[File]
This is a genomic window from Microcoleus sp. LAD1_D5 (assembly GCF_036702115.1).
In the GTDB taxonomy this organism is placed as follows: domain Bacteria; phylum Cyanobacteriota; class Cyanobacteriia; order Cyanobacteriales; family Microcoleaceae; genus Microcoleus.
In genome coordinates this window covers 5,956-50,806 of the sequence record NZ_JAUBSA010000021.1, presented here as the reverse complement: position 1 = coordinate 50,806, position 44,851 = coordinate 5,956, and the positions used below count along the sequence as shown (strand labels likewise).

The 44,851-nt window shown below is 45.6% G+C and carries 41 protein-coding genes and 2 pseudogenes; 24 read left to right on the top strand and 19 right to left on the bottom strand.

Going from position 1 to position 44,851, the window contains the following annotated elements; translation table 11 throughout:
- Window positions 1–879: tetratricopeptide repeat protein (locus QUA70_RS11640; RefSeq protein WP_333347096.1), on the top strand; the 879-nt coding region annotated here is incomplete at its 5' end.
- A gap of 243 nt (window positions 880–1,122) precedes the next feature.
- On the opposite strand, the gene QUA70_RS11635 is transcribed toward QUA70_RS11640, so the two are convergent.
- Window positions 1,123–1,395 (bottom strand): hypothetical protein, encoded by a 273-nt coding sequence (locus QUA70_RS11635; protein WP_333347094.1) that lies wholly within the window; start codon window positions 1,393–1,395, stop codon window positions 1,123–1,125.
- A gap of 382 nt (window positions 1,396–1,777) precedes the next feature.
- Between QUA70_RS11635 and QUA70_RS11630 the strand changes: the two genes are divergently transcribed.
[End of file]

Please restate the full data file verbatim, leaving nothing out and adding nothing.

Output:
This is a genomic window from Microcoleus sp. LAD1_D5 (assembly GCF_036702115.1).
In the GTDB taxonomy this organism is placed as follows: domain Bacteria; phylum Cyanobacteriota; class Cyanobacteriia; order Cyanobacteriales; family Microcoleaceae; genus Microcoleus.
In genome coordinates this window covers 5,956-50,806 of the sequence record NZ_JAUBSA010000021.1, presented here as the reverse complement: position 1 = coordinate 50,806, position 44,851 = coordinate 5,956, and the positions used below count along the sequence as shown (strand labels likewise).

The 44,851-nt window shown below is 45.6% G+C and carries 41 protein-coding genes and 2 pseudogenes; 24 read left to right on the top strand and 19 right to left on the bottom strand.

Going from position 1 to position 44,851, the window contains the following annotated elements; translation table 11 throughout:
- Window positions 1–879: tetratricopeptide repeat protein (locus QUA70_RS11640; RefSeq protein WP_333347096.1), on the top strand; the 879-nt coding region annotated here is incomplete at its 5' end.
- A gap of 243 nt (window positions 880–1,122) precedes the next feature.
- On the opposite strand, the gene QUA70_RS11635 is transcribed toward QUA70_RS11640, so the two are convergent.
- Window positions 1,123–1,395 (bottom strand): hypothetical protein, encoded by a 273-nt coding sequence (locus QUA70_RS11635; protein WP_333347094.1) that lies wholly within the window; start codon window positions 1,393–1,395, stop codon window positions 1,123–1,125.
- A gap of 382 nt (window positions 1,396–1,777) precedes the next feature.
- Between QUA70_RS11635 and QUA70_RS11630 the strand changes: the two genes are divergently transcribed.